Oxidative Hydrothermal Dissolution (OHD) is a method of converting any solid biomass into a liquid which then comprises a mixture of organic chemical compounds which vary in number and kind according to the kind of biomass to which it is applied. In brief, the method involves grinding the biomass to a powder, placing it in a very weak aqueous slurry, in a chamber heated to 280 degrees Celsius, and subject to 170 bars of pressure, then adding oxygen to the slurry. The reaction occurs instantly and completely, leaving no, or very little CO2, or residue. The resulting liquid, representing all the biomass, leaves the reaction chamber as a very weak solution in water. The resulting organic compounds, after the water has been removed, can be separated and each, depending upon its nature, is predicted to be useful as a platform chemical for plastics manufacture like industrial uses, transport fuels, and pharmaceutical and food industry purposes.
The process was developed in 2011 by Professor Ken Anderson at Southern Illinois University (SIU), in Carbondale, Ill., which university has applied for the patents for the process. SIU has licensed a company established by Professor Anderson named Thermaquatica Inc. to use the process exclusively, universally. In 2014, Thermaquatica built a continuous Process Demonstration Unit (PDU) to prove the process at a scale rate of about 10 kg an hour, which it did successfully (see figure 1 below).
In 2013 Greenpower entered into a Research and Option Agreement with Thermaquatica to provide $US2m to Thermaquatica over two years for research into the methods and tools to produce and refine the product, in exchange for the right to obtain an exclusive sub-license to use the process to extract products from coal in Australia and New Zealand. As a term of the Agreement and resulting sub-license, Greenpower must build a commercial scale conversion plant agreed to operate at a feed rate of 20 tonnes of ROM lignite a day.
Since 2015, Greenpower has engaged Monash University in Melbourne to conduct trials using the liquid mixture resulting from the conversion, in the emergent weak solution, without further refining or concentrating, as a plant growth bio-stimulant. Trials to date have lead Greenpower to form the intention to build the 20 tonne per day feed plant to produce the mixture in weak solution and to market the product as a plant growth bio-stimulant.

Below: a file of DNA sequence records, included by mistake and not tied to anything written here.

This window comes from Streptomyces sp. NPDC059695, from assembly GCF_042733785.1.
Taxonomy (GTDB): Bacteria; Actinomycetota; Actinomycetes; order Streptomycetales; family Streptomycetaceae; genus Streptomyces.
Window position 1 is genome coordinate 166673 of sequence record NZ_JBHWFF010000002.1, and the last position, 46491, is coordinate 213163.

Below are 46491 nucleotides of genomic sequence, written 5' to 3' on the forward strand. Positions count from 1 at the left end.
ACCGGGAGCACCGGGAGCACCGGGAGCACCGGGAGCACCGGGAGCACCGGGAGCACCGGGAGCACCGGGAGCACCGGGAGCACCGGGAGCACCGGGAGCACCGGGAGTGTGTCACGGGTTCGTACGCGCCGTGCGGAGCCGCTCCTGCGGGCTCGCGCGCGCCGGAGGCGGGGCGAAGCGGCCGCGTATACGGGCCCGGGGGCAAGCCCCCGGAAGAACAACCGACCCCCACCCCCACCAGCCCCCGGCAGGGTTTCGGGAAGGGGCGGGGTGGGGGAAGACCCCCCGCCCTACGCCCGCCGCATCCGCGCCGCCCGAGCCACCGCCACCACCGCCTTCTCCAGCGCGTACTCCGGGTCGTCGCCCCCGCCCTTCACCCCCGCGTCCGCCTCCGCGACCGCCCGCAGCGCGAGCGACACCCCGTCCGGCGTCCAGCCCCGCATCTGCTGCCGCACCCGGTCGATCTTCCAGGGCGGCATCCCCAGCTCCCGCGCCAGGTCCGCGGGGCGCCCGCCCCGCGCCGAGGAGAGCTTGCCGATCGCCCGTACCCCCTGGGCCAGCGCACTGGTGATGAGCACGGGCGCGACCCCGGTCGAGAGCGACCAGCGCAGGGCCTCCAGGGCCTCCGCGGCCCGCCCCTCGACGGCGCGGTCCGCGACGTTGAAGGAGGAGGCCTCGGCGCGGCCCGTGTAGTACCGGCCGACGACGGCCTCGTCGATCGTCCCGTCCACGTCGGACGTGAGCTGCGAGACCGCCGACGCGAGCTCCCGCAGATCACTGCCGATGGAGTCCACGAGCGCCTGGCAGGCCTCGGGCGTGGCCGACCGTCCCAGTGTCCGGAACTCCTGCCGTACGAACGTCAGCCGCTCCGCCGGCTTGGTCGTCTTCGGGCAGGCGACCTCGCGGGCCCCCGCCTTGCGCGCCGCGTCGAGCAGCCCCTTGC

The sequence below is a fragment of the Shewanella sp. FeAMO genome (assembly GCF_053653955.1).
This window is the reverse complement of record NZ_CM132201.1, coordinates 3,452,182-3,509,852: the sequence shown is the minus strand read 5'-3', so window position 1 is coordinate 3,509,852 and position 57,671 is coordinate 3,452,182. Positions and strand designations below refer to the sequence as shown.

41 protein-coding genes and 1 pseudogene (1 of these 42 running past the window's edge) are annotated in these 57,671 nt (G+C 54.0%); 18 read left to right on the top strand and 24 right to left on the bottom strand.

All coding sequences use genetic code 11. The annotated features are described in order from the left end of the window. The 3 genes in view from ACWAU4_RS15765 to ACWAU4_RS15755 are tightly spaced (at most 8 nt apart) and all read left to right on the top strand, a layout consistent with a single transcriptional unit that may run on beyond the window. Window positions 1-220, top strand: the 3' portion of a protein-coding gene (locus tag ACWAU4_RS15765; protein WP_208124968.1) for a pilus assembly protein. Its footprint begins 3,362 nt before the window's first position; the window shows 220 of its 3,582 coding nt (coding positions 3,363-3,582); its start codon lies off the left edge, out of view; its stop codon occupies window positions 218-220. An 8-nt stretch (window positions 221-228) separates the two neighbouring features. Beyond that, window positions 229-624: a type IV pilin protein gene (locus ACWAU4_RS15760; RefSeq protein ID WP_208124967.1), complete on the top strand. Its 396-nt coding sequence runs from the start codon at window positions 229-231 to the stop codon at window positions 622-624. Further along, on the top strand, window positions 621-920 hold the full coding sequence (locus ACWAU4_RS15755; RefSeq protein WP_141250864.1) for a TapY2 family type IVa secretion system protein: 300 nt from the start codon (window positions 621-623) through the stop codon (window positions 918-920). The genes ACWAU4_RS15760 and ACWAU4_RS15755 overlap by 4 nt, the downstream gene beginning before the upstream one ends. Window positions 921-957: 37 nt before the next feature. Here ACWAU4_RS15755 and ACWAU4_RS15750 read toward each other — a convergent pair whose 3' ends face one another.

The OHD process converts carbonaceous material into organic compounds. (The scientific basis of the process is described and elaborated in USA Patent PCT/210/0233886, dated August 19, 2010). Many of these products are potentially useful for producing fine chemicals, specialty chemicals, commodity chemicals, agricultural bio stimulants and bio-diesel.
Greenpower retains the exclusive OHD rights to the Australian and New Zealand Market for the next 15 years where thus far it has spent in excess of $4.5 million developing and testing (research & extraction) the OHD project in conjunction with US-based partner Thermaquatica Inc. and Monash University.
The basic OHD reactor produces a water product that is an excellent agricultural bio-stimulant, used to enhance plant growth. Researchers at Monash University are conducting trials to determine the best way to apply the liquid to various commercial plant species.
The first phase of those trials involving tomatoes was completed by Monash University at the end of 2016. It was involving tomatoes an application of the OHD fluid causes the tomato plant to produce more flowers and [ultimately] more fruit which translates into more kg of fruit per plant. The same has now been confirmed with wheat by the second phase of trials.
Greenpower Energy in conjunction with Monash University is planning further trials with OHD bio-stimulant fertiliser to cover oil cereals with a focus on canola and at the request of international parties’ Palm Oil. Greenpower believes these trials should deliver positive results as studies have concluded that the OHD bio stimulant fertiliser enhances reproductive activity in plants that produce flowers and seeds.